Ladies Around a Samovar thumbnail 1
Image of Gallery in South Kensington
On display at V&A South Kensington
Islamic Middle East, Room 42, The Jameel Gallery

Ladies Around a Samovar

Oil Painting
1860-75 (made)
Artist/Maker
Place Of Origin

From the 1850s, Iranian painters began to be trained along European lines at art schools, and many produced strikingly realistic official portraits based on photographs. Isma’il Jalayir taught at the main art school in Tehran, but he stands apart from his contemporaries. He developed a distinctive personal style, and he often depicted people excluded from direct political power, such as the Sufi saint Nur ‘Ali Shah, and this group of women from the harem of a member of the ruling dynasty. It may be that his aristocratic background allowed him greater freedom as an artist.

The emotionless, posed quality of the faces suggests that the women did not sit for him as a group but were photographed individually, and Isma’il then used the images to create a large composition. The women have gathered for a tea party in a pavilion in a wooded garden. The princess standing at the centre offers a glass goblet to another princess, also standing, while the veiled woman seated between them smokes a water pipe. The other women drink tea from a samovar and listen to the music of the tar – the instrument played by the woman on the right. Isma’il’s paintings are suffused with a dreamlike, melancholy air, which has transformed the tea party into an event filled with mystery.


object details
Categories
Object Type
Materials and Techniques
Oil on canvas
Brief Description
Ladies Round a Samovar, Iran (probably Tehran), 1860-75.
Physical Description
Ladies Round a Samovar, Iran (probably Tehran), 1860-75.
Dimensions
  • Height: 156.5cm
  • Width: 213cm
Style
Marks and Inscriptions
Isma'il gharaz-i naqshi'st k'az ma manad
Gallery Label
  • Jameel Gallery Ladies Round a Samovar (above case) Iran, probably Tehran 1860–75 This is probably the harem of Nasir al-Din Shah, who ruled Iran between 1848 and 1896. The women have gathered for a tea party in a pavilion overlooking a wooded garden. The artist is unlikely to have seen the harem himself. The stillness of the faces suggests that he worked from photographs, inserting the women’s likenesses into the palatial setting. Oil on canvas. Signed by Isma’il Jalayir Museum no. P.56-1941 Given by Lady Janet Clark (2015)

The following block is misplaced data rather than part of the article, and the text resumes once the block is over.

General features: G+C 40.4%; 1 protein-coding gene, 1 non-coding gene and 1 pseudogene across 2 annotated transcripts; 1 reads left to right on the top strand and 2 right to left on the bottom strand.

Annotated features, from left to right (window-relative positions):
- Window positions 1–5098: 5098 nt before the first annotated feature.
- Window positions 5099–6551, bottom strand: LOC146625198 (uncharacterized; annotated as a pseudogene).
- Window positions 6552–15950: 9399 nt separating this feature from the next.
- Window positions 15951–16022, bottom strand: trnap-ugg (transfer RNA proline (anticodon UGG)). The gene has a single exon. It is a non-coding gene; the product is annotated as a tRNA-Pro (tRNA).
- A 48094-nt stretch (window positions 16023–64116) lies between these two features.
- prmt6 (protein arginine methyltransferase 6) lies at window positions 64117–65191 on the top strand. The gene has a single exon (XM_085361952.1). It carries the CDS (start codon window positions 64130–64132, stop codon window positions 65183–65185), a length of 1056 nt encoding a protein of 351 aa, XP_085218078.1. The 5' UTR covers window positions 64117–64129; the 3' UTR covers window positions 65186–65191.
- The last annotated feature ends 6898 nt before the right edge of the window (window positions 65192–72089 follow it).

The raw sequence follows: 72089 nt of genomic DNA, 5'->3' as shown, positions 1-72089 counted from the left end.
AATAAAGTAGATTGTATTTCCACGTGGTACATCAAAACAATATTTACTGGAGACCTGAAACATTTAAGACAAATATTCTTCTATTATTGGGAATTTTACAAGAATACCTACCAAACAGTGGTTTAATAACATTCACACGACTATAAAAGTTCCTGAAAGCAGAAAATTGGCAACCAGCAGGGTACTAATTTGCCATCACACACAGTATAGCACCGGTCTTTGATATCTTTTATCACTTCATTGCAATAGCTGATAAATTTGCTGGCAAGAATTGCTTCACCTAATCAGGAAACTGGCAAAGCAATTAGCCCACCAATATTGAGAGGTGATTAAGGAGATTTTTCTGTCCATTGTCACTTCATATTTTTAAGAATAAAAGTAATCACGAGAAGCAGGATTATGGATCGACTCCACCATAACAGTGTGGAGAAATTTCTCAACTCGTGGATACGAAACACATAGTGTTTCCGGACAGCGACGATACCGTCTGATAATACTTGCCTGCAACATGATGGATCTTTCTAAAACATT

• Jameel Gallery Ladies Round a Samovar Iran, probably Tehran 1860-1875 The members of a harem have gathered for a tea party in a pavilion in a wooded garden. The stillness of most of their faces suggests that the artist worked from photographs, inserting the women's likenesses into an imaginary scene. The artist was Isma'il Jalayir, whose paintings are suffused with a dream-like, melancholy air. Oil on canvas. Signed by Isma'il Jalayir Museum no. P.56-1941. Given by Lady Janet Clark(2006-2014)
Credit line
Given by Lady Janet Clark
Production
signed
Subject depicted
Summary
From the 1850s, Iranian painters began to be trained along European lines at art schools, and many produced strikingly realistic official portraits based on photographs. Isma’il Jalayir taught at the main art school in Tehran, but he stands apart from his contemporaries. He developed a distinctive personal style, and he often depicted people excluded from direct political power, such as the Sufi saint Nur ‘Ali Shah, and this group of women from the harem of a member of the ruling dynasty. It may be that his aristocratic background allowed him greater freedom as an artist.



The emotionless, posed quality of the faces suggests that the women did not sit for him as a group but were photographed individually, and Isma’il then used the images to create a large composition. The women have gathered for a tea party in a pavilion in a wooded garden. The princess standing at the centre offers a glass goblet to another princess, also standing, while the veiled woman seated between them smokes a water pipe. The other women drink tea from a samovar and listen to the music of the tar – the instrument played by the woman on the right. Isma’il’s paintings are suffused with a dreamlike, melancholy air, which has transformed the tea party into an event filled with mystery.
Bibliographic References
  • Diba, Layla S. (Ed.) Royal Persian Paintings: The Qajar Epoch, 1785-1925 London, 1998pp.261-2, Cat.86
  • Persian Royal Portraiture and the Qajars, Robinson, B.W., Qajar Iran, Mazda, California, 1983,1992
  • Persian Oil Paintings, Robinson, B.W., V & A Small Colour Book 20, 1977
Collection
Accession Number
P.56-1941

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record createdJune 30, 2003
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